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Firman of Muhammad Shah Qajar

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This firman (royal decree) is from Muhammad Shah Qajar (r. 1834-48). It is addressed to Mu`tamid al-Dawla, the governor of Isfahan; it transfers to Mirza Husayn Khan, the governor of Na’in, mountainside regions that had formerly been under the jurisdiction of Isfahan. The Hijri date Shawwal 1250 corresponds to February 1835, early in the reign of this monarch. The firman is written in nasta`liq, shikasta, and tughra’i scripts within gold cloud bands. The text rises at the end of each line on the left, a convention also found in Ottoman firmans. The five lines of text are interspersed with panels of interlacing serrated leaves in gold. The religious introductory formula is written in tughra’i script at the beginning of the text. On the right hand side is a wide panel of interlacing palmette scrolls in colors and gold. Muhammad Shah’s seal, enclosed by an illuminated quatrefoil motif, is placed in the upper center of the document. There are 11 seal endorsements on the back, some accompanied by signatures and/or inscriptions.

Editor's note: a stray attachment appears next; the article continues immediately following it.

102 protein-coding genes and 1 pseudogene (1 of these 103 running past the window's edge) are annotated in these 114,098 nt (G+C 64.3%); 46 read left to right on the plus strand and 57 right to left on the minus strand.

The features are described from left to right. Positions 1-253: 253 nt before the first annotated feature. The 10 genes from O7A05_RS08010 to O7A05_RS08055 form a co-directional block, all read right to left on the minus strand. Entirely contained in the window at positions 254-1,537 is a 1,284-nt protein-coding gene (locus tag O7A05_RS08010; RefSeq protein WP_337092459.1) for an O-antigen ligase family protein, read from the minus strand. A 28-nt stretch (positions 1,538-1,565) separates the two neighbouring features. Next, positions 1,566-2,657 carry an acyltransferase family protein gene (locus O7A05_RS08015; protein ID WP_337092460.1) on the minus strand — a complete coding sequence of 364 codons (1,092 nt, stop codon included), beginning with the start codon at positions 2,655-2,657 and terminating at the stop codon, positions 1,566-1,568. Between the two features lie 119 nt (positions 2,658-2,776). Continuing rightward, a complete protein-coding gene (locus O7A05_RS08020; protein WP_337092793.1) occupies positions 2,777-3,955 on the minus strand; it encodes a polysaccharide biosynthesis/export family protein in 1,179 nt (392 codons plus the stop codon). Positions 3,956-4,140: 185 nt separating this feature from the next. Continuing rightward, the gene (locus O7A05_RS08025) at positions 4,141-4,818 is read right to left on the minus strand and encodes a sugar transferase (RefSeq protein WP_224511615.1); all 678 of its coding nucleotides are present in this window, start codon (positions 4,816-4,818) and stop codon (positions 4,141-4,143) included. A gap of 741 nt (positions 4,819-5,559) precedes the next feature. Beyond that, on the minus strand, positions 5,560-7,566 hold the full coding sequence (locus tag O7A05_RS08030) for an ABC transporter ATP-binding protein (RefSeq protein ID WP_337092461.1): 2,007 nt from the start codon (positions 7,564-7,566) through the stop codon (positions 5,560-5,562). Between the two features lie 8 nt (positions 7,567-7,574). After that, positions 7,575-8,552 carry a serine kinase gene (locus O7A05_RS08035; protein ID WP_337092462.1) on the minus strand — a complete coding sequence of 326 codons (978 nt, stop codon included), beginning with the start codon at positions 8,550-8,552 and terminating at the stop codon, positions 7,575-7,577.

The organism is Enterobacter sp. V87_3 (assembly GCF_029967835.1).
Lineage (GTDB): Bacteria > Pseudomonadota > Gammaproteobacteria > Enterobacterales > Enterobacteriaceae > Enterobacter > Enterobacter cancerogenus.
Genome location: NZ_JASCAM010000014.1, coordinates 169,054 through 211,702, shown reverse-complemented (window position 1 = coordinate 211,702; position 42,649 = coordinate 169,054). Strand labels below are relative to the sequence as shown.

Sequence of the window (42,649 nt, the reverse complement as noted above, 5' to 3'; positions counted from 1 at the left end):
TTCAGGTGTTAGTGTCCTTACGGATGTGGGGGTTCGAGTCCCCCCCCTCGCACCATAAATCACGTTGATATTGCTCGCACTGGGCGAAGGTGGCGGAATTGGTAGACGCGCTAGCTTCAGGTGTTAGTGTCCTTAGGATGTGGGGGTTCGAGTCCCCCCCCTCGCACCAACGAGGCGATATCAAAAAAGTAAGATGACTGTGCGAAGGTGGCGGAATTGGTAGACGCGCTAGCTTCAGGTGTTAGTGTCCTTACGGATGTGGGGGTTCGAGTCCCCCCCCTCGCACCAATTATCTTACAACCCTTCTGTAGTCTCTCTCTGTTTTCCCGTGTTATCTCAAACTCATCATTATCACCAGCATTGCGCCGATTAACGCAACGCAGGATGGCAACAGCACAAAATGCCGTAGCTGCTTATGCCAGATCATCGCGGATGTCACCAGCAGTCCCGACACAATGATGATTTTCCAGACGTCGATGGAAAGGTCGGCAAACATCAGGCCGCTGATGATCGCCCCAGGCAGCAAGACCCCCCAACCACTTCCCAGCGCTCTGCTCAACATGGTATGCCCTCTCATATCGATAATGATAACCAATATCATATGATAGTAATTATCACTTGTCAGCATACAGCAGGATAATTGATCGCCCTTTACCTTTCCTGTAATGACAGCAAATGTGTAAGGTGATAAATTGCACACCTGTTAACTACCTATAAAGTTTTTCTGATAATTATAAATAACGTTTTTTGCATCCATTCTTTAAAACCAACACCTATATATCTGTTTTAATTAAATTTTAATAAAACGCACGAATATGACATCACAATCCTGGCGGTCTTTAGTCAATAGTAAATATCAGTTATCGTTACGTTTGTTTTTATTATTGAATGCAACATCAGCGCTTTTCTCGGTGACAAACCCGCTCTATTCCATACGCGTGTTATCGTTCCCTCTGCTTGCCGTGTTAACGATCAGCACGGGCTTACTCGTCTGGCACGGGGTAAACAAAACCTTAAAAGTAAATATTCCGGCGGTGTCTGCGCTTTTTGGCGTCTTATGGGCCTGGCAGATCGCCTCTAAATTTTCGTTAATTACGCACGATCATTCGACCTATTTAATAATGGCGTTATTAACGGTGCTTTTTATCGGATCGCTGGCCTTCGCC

Department of Islamic & Later Indian Art [Nader and Nader New York (2001-2002)] sold; to Layla Diba New York (2002-14) gift; to Harvard Art Museums 2014. Harvard Art Museums/Arthur M. Sackler Museum Gift of Dr. Layla S. Diba in memory of Mahmood T. Diba
Title: Firman of Muhammad Shah Qajar
Description:
This firman (royal decree) is from Muhammad Shah Qajar (r.
1834-48).
It is addressed to Mu`tamid al-Dawla, the governor of Isfahan; it transfers to Mirza Husayn Khan, the governor of Na’in, mountainside regions that had formerly been under the jurisdiction of Isfahan.
The Hijri date Shawwal 1250 corresponds to February 1835, early in the reign of this monarch.
The firman is written in nasta`liq, shikasta, and tughra’i scripts within gold cloud bands.
The text rises at the end of each line on the left, a convention also found in Ottoman firmans.
The five lines of text are interspersed with panels of interlacing serrated leaves in gold.
The religious introductory formula is written in tughra’i script at the beginning of the text.
On the right hand side is a wide panel of interlacing palmette scrolls in colors and gold.
Muhammad Shah’s seal, enclosed by an illuminated quatrefoil motif, is placed in the upper center of the document.
There are 11 seal endorsements on the back, some accompanied by signatures and/or inscriptions.

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